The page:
Beyond the fence at the end of the garden was the yard where Hall’s stored building materials and coal. I see from Google that a close of houses has been fitted in there, but it was a place, which interested Peter, who surreptitiously had little trips into forbidden territory. I decided not to notice, and let it continue, even when he let Janet accompany him. They came back quite grubby at times. I remember overhearing him instructing her how to behave, should they get caught: saying not to give her name, but just say Ee! It now seems a bit irresponsible to have turned a blind eye to all this. They were at most aged seven and three, and it was called “the adventure.” I  suppose over the years we have allowed other risky enterprises, such as Peter’s river trips, which in retrospect seem fraught with danger.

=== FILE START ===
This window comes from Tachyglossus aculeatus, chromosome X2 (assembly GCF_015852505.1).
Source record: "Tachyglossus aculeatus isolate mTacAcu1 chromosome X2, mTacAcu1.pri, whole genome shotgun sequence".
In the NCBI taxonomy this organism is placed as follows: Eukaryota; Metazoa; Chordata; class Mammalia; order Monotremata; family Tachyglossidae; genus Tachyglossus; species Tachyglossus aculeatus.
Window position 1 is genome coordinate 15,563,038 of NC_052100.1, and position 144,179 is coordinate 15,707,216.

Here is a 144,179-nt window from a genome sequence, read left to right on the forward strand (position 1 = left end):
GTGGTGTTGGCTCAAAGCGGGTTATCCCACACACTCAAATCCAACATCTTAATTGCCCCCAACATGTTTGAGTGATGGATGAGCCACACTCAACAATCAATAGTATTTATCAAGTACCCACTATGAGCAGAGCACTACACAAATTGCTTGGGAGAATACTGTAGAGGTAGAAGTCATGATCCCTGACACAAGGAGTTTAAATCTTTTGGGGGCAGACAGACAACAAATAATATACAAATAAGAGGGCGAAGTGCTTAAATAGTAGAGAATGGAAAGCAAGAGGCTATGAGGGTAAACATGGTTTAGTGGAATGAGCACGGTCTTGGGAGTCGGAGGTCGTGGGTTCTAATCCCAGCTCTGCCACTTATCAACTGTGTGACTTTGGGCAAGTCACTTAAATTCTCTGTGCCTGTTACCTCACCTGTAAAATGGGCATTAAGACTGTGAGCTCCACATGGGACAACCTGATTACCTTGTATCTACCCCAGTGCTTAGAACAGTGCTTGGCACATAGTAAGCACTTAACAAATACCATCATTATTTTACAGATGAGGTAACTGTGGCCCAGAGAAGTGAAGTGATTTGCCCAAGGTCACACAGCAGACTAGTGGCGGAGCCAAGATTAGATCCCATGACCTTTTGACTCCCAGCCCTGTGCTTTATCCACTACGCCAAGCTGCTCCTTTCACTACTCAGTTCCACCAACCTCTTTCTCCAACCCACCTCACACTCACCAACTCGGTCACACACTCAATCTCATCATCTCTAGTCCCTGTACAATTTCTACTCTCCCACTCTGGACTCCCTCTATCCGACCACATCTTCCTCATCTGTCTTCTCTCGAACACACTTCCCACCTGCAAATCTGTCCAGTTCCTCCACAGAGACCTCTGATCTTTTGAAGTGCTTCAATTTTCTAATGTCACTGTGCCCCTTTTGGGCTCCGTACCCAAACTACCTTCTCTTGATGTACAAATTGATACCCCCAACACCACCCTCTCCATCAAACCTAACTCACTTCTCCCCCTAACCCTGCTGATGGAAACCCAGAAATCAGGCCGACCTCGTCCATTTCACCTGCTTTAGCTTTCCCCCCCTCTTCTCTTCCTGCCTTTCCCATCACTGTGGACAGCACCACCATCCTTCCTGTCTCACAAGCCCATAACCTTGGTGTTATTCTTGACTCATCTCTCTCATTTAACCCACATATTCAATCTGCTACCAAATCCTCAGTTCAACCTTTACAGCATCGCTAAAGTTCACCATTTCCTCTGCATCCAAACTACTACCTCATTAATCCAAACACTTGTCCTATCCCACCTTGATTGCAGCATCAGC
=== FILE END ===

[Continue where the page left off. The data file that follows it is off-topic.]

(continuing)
During this period we acquired a car. It was bought from an acquaintance of Jason’s parents at Semley, a Captain Bapty and was a Hillman Minx. Minx it was not,   a very staid vehicle, box shaped and well past its best. It had no boot, just a luggage rack behind, as a result of which we once lost some eggs acquired in Dorset, when we were bumped from the rear. On another occasion we were stopped in London by a policeman, who was feeling homesick and assumed that we were from Cornwall, as we had a Cornish registration AAF. The traffic nowadays wouldn’t permit such nonsense. The car needed a garage and Jason built one in the gap between us and No53. It must have been a tight fit, and probably made the middle room darker, but it was brick built and took some time and was punishing to Jason’s hands. The car was replaced after a while by another rather unsatisfactory vehicle, and so on till we eventually afforded something better. A lot of things seem to have got worse in my lifetime, but cars are certainly a lot more reliable.